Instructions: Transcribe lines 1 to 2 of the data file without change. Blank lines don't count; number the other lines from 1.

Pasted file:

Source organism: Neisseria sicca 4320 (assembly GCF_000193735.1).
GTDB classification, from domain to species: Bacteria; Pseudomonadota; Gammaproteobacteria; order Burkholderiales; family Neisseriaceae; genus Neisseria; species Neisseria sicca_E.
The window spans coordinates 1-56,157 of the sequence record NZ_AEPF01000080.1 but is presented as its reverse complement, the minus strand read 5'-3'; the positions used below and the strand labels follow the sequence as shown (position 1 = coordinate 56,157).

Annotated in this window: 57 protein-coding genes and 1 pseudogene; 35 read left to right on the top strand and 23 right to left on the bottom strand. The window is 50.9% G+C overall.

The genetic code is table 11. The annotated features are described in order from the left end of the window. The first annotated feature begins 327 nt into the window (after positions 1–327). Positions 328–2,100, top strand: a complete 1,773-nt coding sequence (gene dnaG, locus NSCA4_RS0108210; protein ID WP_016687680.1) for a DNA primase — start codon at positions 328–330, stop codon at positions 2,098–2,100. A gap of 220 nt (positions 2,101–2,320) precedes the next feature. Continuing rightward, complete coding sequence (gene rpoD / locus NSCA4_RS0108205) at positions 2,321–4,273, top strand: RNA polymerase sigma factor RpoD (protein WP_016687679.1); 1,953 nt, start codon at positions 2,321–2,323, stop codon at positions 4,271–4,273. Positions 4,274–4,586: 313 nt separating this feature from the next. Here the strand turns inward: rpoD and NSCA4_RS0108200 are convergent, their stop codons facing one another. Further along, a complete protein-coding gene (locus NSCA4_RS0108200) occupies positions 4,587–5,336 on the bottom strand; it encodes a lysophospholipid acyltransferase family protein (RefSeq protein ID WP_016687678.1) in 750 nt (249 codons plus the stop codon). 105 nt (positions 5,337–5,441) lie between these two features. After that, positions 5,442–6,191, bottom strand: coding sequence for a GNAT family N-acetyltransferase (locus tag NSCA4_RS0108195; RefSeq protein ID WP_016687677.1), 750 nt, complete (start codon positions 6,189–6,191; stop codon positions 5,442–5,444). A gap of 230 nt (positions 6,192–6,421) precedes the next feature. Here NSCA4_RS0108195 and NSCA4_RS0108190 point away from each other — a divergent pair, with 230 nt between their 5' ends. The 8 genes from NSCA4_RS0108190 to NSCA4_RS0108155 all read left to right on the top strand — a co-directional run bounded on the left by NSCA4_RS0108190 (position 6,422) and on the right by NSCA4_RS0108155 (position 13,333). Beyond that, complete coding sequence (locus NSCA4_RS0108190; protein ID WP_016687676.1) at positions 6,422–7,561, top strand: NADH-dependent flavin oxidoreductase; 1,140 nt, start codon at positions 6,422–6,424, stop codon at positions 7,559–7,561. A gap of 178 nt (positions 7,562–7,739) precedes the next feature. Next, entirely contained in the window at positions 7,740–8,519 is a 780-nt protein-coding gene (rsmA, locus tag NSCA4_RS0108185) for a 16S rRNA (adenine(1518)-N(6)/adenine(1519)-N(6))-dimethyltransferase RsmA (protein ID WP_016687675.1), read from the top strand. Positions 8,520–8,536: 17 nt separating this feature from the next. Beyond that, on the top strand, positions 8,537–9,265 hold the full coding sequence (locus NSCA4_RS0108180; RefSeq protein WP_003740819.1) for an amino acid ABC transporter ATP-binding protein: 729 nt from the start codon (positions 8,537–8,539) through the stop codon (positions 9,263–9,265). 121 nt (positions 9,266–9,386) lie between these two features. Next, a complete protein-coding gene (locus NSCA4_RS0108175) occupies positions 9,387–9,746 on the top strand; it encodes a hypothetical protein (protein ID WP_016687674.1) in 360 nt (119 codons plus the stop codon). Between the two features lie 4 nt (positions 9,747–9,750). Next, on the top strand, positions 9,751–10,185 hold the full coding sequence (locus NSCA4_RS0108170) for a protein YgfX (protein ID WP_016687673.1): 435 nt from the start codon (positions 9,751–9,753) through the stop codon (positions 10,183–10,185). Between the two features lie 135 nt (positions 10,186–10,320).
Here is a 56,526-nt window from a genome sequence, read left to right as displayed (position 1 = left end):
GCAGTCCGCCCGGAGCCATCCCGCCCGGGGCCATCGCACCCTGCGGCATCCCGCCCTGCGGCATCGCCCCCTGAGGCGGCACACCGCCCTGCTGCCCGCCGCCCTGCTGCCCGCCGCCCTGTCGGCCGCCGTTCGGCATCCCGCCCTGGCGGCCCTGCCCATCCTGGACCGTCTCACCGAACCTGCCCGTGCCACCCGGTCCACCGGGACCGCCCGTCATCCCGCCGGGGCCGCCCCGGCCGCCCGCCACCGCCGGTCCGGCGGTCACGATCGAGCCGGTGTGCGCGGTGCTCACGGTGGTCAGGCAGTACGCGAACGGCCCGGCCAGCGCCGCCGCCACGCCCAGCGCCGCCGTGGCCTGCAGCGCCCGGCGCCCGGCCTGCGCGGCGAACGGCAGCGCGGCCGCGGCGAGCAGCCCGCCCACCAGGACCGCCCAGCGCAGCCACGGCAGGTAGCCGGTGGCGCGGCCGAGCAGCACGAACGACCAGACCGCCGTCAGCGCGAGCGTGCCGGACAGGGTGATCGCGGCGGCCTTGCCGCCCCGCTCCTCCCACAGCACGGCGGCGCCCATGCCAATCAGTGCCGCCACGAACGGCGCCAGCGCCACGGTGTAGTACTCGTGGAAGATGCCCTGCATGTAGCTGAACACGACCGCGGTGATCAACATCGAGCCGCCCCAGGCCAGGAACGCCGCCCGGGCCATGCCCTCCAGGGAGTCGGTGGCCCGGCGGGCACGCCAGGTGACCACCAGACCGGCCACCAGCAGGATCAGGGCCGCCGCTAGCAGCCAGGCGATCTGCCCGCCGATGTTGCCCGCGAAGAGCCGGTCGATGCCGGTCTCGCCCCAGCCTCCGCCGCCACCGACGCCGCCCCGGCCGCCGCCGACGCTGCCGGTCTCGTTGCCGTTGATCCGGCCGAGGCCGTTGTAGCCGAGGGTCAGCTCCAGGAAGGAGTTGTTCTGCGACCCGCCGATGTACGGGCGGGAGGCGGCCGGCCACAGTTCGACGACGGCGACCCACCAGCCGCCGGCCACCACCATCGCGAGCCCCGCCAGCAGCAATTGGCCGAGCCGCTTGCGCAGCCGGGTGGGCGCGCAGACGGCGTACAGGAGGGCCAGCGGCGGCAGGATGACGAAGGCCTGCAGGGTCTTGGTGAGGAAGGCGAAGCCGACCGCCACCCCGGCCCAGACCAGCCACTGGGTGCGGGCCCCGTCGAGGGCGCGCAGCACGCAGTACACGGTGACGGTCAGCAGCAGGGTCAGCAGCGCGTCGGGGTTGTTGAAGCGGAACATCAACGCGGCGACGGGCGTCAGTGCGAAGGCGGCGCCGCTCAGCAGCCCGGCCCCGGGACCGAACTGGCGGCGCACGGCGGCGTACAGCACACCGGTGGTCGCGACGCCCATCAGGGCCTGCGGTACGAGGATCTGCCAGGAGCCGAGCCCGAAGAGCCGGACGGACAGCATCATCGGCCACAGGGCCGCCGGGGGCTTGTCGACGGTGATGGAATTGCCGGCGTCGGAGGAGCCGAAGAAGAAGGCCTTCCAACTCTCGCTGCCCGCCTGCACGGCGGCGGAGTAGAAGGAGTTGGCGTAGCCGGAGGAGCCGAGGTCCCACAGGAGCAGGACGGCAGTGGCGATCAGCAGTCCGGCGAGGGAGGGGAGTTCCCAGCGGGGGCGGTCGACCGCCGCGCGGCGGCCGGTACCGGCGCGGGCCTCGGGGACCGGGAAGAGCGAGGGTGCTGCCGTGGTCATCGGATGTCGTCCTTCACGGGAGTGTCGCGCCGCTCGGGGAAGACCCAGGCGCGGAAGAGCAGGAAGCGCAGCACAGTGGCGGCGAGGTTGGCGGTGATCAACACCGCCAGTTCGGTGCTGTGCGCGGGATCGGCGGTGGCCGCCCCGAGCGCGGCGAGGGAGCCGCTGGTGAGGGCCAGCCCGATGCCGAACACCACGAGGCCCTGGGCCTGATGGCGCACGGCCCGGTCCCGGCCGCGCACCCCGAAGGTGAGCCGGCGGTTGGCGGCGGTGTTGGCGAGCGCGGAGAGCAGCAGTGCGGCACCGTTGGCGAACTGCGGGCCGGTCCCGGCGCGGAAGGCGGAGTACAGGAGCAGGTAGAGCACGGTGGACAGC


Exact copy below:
Source organism: Neisseria sicca 4320 (assembly GCF_000193735.1).
GTDB classification, from domain to species: Bacteria; Pseudomonadota; Gammaproteobacteria; order Burkholderiales; family Neisseriaceae; genus Neisseria; species Neisseria sicca_E.